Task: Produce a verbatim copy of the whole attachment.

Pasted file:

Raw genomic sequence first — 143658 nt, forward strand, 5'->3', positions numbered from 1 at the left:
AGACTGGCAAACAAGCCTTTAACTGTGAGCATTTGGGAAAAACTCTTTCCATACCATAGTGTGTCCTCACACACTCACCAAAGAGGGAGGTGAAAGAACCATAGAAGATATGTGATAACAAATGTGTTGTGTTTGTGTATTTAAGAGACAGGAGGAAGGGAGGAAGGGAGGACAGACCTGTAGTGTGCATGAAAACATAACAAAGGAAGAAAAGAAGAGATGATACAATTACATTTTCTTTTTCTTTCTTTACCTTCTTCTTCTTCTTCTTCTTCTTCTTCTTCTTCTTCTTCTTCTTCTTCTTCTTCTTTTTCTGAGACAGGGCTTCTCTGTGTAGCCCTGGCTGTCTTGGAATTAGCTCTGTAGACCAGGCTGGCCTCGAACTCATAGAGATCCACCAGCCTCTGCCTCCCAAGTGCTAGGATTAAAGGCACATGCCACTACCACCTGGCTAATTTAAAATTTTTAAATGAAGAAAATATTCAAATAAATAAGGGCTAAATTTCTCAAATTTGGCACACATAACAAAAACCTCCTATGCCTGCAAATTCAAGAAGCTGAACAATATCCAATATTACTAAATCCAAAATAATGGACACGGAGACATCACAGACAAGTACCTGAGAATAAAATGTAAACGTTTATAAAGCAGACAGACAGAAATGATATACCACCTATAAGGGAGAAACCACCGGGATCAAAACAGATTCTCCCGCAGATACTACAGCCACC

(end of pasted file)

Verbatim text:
Raw genomic sequence first — 143658 nt, forward strand, 5'->3', positions numbered from 1 at the left:
AGACTGGCAAACAAGCCTTTAACTGTGAGCATTTGGGAAAAACTCTTTCCATACCATAGTGTGTCCTCACACACTCACCAAAGAGGGAGGTGAAAGAACCATAGAAGATATGTGATAACAAATGTGTTGTGTTTGTGTATTTAAGAGACAGGAGGAAGGGAGGAAGGGAGGACAGACCTGTAGTGTGCATGAAAACATAACAAAGGAAGAAAAGAAGAGATGATACAATTACATTTTCTTTTTCTTTCTTTACCTTCTTCTTCTTCTTCTTCTTCTTCTTCTTCTTCTTCTTCTTCTTCTTCTTCTTCTTTTTCTGAGACAGGGCTTCTCTGTGTAGCCCTGGCTGTCTTGGAATTAGCTCTGTAGACCAGGCTGGCCTCGAACTCATAGAGATCCACCAGCCTCTGCCTCCCAAGTGCTAGGATTAAAGGCACATGCCACTACCACCTGGCTAATTTAAAATTTTTAAATGAAGAAAATATTCAAATAAATAAGGGCTAAATTTCTCAAATTTGGCACACATAACAAAAACCTCCTATGCCTGCAAATTCAAGAAGCTGAACAATATCCAATATTACTAAATCCAAAATAATGGACACGGAGACATCACAGACAAGTACCTGAGAATAAAATGTAAACGTTTATAAAGCAGACAGACAGAAATGATATACCACCTATAAGGGAGAAACCACCGGGATCAAAACAGATTCTCCCGCAGATACTACAGCCACC